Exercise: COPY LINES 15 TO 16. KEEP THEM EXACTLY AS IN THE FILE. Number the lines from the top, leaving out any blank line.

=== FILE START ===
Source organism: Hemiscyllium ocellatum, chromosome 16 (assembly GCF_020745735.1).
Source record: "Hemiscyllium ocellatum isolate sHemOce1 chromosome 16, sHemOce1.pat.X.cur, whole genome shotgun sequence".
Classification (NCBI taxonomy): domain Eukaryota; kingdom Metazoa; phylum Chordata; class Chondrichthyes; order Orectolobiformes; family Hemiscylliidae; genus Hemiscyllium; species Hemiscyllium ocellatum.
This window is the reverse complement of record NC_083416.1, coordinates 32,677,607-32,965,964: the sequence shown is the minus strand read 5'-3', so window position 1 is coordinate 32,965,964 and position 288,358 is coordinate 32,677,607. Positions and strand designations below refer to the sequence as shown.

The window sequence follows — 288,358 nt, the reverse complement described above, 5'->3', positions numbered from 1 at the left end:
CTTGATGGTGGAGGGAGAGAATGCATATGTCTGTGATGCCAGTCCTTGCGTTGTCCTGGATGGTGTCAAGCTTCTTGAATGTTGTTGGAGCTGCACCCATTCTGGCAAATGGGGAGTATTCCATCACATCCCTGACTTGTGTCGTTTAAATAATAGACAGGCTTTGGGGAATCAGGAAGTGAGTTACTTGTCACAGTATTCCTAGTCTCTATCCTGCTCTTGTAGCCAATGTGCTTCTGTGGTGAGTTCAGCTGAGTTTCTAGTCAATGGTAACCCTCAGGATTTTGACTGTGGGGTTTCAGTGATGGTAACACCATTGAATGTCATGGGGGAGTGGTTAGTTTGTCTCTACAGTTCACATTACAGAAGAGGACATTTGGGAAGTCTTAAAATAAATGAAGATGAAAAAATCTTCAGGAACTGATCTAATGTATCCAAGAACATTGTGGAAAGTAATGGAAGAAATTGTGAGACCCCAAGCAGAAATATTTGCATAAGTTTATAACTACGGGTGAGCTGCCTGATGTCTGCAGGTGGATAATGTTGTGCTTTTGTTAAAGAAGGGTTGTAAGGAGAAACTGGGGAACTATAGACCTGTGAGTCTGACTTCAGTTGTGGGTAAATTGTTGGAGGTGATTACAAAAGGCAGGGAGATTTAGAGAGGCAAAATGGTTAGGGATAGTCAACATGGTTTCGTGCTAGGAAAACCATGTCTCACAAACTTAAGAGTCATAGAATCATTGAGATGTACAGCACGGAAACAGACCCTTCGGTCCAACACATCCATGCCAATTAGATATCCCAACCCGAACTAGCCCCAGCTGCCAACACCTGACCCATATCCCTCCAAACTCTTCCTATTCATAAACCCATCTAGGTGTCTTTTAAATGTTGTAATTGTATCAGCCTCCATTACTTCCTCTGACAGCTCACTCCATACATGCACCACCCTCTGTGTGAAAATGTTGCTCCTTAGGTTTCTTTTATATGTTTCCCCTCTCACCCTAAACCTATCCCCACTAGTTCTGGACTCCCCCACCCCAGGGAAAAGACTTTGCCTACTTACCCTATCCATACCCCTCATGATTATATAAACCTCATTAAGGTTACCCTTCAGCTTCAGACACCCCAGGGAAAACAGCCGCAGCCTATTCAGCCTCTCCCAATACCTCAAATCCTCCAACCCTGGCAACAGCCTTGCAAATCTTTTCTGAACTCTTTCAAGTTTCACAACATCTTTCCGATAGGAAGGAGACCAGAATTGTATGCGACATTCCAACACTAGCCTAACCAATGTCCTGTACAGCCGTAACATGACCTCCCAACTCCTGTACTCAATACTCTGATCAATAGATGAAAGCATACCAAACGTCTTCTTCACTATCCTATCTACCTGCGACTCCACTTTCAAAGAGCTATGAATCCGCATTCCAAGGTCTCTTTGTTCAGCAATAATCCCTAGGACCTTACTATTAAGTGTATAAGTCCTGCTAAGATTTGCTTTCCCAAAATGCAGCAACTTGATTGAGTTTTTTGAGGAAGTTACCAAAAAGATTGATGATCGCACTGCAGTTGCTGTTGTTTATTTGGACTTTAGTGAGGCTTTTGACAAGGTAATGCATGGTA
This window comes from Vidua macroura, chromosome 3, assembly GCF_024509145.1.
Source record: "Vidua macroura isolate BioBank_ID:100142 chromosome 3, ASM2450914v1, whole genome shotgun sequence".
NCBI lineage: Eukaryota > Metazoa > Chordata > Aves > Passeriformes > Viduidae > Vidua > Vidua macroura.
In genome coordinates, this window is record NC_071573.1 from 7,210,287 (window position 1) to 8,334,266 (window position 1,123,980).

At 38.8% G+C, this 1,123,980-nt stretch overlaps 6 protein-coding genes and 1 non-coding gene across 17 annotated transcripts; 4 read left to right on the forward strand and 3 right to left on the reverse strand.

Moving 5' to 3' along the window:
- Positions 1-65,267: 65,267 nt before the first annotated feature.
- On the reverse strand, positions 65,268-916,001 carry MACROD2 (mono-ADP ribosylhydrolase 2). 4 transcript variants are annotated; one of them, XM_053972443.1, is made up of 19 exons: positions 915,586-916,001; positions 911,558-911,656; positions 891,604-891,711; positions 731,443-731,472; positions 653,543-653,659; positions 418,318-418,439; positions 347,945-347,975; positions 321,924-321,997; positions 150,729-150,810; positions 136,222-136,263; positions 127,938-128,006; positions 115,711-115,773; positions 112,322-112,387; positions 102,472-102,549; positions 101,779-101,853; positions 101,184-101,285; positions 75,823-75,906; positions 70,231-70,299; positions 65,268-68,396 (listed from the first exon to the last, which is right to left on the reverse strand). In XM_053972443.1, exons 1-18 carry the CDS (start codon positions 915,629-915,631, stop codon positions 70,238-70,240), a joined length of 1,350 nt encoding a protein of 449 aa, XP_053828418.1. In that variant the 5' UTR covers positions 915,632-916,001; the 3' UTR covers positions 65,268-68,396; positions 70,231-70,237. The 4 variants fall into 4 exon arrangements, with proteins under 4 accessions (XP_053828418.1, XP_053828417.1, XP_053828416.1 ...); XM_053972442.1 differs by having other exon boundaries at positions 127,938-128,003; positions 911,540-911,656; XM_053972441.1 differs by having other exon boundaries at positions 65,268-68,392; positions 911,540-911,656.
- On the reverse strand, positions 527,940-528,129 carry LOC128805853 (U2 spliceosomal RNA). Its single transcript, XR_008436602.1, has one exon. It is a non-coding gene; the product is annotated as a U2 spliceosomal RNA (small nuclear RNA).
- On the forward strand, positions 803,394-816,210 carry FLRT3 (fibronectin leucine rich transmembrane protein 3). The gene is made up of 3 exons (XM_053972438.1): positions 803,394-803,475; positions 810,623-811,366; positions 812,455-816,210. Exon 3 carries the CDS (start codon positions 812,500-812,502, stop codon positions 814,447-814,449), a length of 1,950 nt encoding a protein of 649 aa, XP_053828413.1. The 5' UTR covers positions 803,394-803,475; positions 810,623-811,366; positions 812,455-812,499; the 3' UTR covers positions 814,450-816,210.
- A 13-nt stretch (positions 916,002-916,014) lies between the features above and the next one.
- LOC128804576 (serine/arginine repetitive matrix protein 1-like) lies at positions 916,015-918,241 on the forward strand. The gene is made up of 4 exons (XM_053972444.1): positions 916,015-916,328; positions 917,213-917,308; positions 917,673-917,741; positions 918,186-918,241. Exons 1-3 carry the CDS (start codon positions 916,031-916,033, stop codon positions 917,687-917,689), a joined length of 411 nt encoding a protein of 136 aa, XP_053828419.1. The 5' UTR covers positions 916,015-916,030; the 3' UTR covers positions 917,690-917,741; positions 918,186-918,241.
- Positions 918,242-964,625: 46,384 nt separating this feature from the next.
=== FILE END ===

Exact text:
- On the reverse strand, positions 527,940-528,129 carry LOC128805853 (U2 spliceosomal RNA). Its single transcript, XR_008436602.1, has one exon. It is a non-coding gene; the product is annotated as a U2 spliceosomal RNA (small nuclear RNA).
- On the forward strand, positions 803,394-816,210 carry FLRT3 (fibronectin leucine rich transmembrane protein 3). The gene is made up of 3 exons (XM_053972438.1): positions 803,394-803,475; positions 810,623-811,366; positions 812,455-816,210. Exon 3 carries the CDS (start codon positions 812,500-812,502, stop codon positions 814,447-814,449), a length of 1,950 nt encoding a protein of 649 aa, XP_053828413.1. The 5' UTR covers positions 803,394-803,475; positions 810,623-811,366; positions 812,455-812,499; the 3' UTR covers positions 814,450-816,210.